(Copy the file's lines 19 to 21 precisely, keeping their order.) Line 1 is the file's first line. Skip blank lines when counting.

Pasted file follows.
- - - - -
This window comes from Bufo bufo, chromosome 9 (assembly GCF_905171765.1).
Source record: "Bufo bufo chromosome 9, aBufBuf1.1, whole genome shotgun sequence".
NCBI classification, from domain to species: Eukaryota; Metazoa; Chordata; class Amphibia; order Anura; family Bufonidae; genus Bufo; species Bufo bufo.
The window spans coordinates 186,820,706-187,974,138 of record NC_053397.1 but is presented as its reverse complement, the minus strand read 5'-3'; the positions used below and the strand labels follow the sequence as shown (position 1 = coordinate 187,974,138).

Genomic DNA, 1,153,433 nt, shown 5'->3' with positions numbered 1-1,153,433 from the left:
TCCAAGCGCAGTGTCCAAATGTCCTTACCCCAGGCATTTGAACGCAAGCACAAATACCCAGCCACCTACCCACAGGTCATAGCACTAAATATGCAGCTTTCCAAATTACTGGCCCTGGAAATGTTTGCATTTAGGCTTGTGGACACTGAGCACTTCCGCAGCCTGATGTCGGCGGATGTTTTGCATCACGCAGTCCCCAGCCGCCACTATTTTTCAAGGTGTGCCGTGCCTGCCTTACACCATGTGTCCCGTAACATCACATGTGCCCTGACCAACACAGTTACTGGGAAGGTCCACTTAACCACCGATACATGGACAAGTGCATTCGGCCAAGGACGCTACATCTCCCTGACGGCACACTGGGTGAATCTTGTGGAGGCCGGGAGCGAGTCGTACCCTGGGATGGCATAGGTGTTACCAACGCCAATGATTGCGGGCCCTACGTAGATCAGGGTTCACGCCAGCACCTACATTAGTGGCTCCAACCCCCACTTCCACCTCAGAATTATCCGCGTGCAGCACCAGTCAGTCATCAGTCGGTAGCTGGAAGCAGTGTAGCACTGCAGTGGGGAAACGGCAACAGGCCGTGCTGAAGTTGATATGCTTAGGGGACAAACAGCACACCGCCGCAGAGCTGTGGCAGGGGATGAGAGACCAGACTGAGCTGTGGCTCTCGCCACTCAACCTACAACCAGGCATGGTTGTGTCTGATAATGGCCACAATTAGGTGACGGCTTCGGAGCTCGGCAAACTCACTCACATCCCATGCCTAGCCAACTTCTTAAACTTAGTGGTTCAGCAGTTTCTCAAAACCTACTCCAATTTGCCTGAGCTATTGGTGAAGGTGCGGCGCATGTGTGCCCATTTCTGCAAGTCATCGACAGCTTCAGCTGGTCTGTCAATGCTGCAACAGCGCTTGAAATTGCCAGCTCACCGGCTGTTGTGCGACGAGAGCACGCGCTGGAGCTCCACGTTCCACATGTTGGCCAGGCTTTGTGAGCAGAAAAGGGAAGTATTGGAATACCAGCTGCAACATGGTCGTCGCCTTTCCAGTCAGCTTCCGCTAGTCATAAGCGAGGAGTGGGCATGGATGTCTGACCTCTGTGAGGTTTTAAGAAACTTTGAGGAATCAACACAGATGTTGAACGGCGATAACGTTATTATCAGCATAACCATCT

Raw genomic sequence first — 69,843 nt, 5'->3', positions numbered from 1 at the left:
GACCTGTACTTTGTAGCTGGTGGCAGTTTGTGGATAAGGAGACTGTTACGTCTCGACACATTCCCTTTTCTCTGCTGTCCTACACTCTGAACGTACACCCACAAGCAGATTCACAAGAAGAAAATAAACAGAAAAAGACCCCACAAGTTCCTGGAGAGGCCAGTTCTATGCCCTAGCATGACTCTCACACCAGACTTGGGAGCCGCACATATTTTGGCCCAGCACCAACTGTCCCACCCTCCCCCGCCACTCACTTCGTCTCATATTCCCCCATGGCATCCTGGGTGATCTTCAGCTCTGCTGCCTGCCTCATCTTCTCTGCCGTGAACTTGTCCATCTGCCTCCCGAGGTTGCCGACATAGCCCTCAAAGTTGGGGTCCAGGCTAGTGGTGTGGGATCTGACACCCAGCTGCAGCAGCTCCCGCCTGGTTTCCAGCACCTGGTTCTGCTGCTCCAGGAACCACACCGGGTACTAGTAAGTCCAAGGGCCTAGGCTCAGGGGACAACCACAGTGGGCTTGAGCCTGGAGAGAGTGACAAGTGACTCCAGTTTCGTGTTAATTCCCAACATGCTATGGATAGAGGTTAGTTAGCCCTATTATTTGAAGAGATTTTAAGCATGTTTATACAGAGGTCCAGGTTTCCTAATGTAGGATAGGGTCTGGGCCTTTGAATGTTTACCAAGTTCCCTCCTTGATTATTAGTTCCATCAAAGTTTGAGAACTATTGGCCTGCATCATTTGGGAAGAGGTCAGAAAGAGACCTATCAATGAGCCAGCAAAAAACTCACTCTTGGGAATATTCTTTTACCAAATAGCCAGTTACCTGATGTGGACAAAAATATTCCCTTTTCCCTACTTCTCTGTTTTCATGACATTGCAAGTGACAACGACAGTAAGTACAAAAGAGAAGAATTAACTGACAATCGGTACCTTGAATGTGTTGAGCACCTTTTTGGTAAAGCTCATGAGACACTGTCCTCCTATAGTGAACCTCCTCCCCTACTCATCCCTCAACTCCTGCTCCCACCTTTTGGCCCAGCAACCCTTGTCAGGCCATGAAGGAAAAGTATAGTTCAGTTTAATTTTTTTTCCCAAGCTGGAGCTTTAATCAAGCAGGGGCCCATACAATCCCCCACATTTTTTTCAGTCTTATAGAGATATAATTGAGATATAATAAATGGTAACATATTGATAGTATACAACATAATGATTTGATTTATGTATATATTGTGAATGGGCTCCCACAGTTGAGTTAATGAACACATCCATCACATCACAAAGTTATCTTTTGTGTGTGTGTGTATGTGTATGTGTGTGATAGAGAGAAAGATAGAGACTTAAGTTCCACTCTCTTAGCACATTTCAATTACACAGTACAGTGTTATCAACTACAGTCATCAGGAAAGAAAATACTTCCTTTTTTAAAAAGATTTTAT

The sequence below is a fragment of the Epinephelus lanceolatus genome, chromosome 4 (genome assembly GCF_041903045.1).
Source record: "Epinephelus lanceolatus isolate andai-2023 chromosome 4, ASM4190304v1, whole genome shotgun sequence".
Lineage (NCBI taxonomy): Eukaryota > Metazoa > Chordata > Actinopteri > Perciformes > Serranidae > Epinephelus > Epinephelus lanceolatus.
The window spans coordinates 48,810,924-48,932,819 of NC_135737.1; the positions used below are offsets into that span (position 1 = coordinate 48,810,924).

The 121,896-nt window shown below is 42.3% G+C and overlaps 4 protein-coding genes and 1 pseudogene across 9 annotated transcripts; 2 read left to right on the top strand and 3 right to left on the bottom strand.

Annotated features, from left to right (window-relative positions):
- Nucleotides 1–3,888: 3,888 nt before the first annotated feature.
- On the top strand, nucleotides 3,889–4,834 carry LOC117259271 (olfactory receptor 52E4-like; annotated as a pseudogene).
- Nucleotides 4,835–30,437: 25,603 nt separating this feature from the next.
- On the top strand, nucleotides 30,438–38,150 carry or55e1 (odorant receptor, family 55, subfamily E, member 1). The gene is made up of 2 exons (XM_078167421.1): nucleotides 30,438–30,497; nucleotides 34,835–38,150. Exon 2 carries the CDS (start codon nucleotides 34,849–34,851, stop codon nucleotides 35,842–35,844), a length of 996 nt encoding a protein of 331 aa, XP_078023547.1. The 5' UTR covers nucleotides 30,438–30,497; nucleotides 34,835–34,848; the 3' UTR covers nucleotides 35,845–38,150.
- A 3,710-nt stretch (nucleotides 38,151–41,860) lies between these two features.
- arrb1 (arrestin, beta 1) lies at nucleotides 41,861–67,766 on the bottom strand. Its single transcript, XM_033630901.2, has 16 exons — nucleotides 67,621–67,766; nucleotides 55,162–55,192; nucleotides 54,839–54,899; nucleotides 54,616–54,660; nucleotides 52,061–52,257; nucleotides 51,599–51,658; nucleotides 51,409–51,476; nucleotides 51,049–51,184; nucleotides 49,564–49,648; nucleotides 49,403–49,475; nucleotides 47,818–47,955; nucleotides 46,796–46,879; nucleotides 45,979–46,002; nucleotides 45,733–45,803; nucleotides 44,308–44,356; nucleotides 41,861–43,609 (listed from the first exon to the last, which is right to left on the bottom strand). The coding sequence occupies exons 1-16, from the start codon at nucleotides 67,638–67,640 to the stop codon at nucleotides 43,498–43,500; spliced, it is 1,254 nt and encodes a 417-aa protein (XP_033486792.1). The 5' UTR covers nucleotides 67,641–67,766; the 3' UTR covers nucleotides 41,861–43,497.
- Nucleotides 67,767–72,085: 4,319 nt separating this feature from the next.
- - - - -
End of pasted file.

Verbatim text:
- A 3,710-nt stretch (nucleotides 38,151–41,860) lies between these two features.
- arrb1 (arrestin, beta 1) lies at nucleotides 41,861–67,766 on the bottom strand. Its single transcript, XM_033630901.2, has 16 exons — nucleotides 67,621–67,766; nucleotides 55,162–55,192; nucleotides 54,839–54,899; nucleotides 54,616–54,660; nucleotides 52,061–52,257; nucleotides 51,599–51,658; nucleotides 51,409–51,476; nucleotides 51,049–51,184; nucleotides 49,564–49,648; nucleotides 49,403–49,475; nucleotides 47,818–47,955; nucleotides 46,796–46,879; nucleotides 45,979–46,002; nucleotides 45,733–45,803; nucleotides 44,308–44,356; nucleotides 41,861–43,609 (listed from the first exon to the last, which is right to left on the bottom strand). The coding sequence occupies exons 1-16, from the start codon at nucleotides 67,638–67,640 to the stop codon at nucleotides 43,498–43,500; spliced, it is 1,254 nt and encodes a 417-aa protein (XP_033486792.1). The 5' UTR covers nucleotides 67,641–67,766; the 3' UTR covers nucleotides 41,861–43,497.
- Nucleotides 67,767–72,085: 4,319 nt separating this feature from the next.